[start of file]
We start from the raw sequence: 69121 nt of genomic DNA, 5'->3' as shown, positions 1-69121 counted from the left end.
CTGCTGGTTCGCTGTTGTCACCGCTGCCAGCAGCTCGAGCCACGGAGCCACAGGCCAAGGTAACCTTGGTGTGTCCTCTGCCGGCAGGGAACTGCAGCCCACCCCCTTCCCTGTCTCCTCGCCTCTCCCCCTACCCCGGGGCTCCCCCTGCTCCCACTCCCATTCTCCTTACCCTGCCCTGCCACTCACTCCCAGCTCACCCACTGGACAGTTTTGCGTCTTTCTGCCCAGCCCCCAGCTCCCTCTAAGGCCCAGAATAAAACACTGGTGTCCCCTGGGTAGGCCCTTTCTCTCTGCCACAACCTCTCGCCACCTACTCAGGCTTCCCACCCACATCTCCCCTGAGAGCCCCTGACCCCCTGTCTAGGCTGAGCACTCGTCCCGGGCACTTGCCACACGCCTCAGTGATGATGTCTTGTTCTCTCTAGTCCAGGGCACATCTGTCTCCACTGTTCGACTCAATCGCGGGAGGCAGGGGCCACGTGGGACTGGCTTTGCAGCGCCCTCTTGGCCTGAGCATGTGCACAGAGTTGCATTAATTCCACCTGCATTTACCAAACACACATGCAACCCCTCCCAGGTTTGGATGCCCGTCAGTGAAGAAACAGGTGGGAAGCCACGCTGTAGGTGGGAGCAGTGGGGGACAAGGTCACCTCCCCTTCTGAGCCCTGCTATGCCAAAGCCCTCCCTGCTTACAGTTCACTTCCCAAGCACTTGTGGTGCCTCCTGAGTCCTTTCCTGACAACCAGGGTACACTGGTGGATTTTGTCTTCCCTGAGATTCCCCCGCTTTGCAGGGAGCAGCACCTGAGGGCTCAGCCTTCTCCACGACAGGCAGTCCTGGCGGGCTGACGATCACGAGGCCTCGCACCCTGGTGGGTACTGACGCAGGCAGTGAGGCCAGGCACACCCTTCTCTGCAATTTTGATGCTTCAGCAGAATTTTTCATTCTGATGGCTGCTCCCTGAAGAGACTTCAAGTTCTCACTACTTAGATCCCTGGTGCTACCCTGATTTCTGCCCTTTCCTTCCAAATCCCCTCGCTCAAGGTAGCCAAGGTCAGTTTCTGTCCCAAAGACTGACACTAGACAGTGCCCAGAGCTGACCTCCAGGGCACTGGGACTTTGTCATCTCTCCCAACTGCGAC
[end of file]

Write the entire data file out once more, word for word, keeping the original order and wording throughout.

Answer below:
We start from the raw sequence: 69121 nt of genomic DNA, 5'->3' as shown, positions 1-69121 counted from the left end.
CTGCTGGTTCGCTGTTGTCACCGCTGCCAGCAGCTCGAGCCACGGAGCCACAGGCCAAGGTAACCTTGGTGTGTCCTCTGCCGGCAGGGAACTGCAGCCCACCCCCTTCCCTGTCTCCTCGCCTCTCCCCCTACCCCGGGGCTCCCCCTGCTCCCACTCCCATTCTCCTTACCCTGCCCTGCCACTCACTCCCAGCTCACCCACTGGACAGTTTTGCGTCTTTCTGCCCAGCCCCCAGCTCCCTCTAAGGCCCAGAATAAAACACTGGTGTCCCCTGGGTAGGCCCTTTCTCTCTGCCACAACCTCTCGCCACCTACTCAGGCTTCCCACCCACATCTCCCCTGAGAGCCCCTGACCCCCTGTCTAGGCTGAGCACTCGTCCCGGGCACTTGCCACACGCCTCAGTGATGATGTCTTGTTCTCTCTAGTCCAGGGCACATCTGTCTCCACTGTTCGACTCAATCGCGGGAGGCAGGGGCCACGTGGGACTGGCTTTGCAGCGCCCTCTTGGCCTGAGCATGTGCACAGAGTTGCATTAATTCCACCTGCATTTACCAAACACACATGCAACCCCTCCCAGGTTTGGATGCCCGTCAGTGAAGAAACAGGTGGGAAGCCACGCTGTAGGTGGGAGCAGTGGGGGACAAGGTCACCTCCCCTTCTGAGCCCTGCTATGCCAAAGCCCTCCCTGCTTACAGTTCACTTCCCAAGCACTTGTGGTGCCTCCTGAGTCCTTTCCTGACAACCAGGGTACACTGGTGGATTTTGTCTTCCCTGAGATTCCCCCGCTTTGCAGGGAGCAGCACCTGAGGGCTCAGCCTTCTCCACGACAGGCAGTCCTGGCGGGCTGACGATCACGAGGCCTCGCACCCTGGTGGGTACTGACGCAGGCAGTGAGGCCAGGCACACCCTTCTCTGCAATTTTGATGCTTCAGCAGAATTTTTCATTCTGATGGCTGCTCCCTGAAGAGACTTCAAGTTCTCACTACTTAGATCCCTGGTGCTACCCTGATTTCTGCCCTTTCCTTCCAAATCCCCTCGCTCAAGGTAGCCAAGGTCAGTTTCTGTCCCAAAGACTGACACTAGACAGTGCCCAGAGCTGACCTCCAGGGCACTGGGACTTTGTCATCTCTCCCAACTGCGAC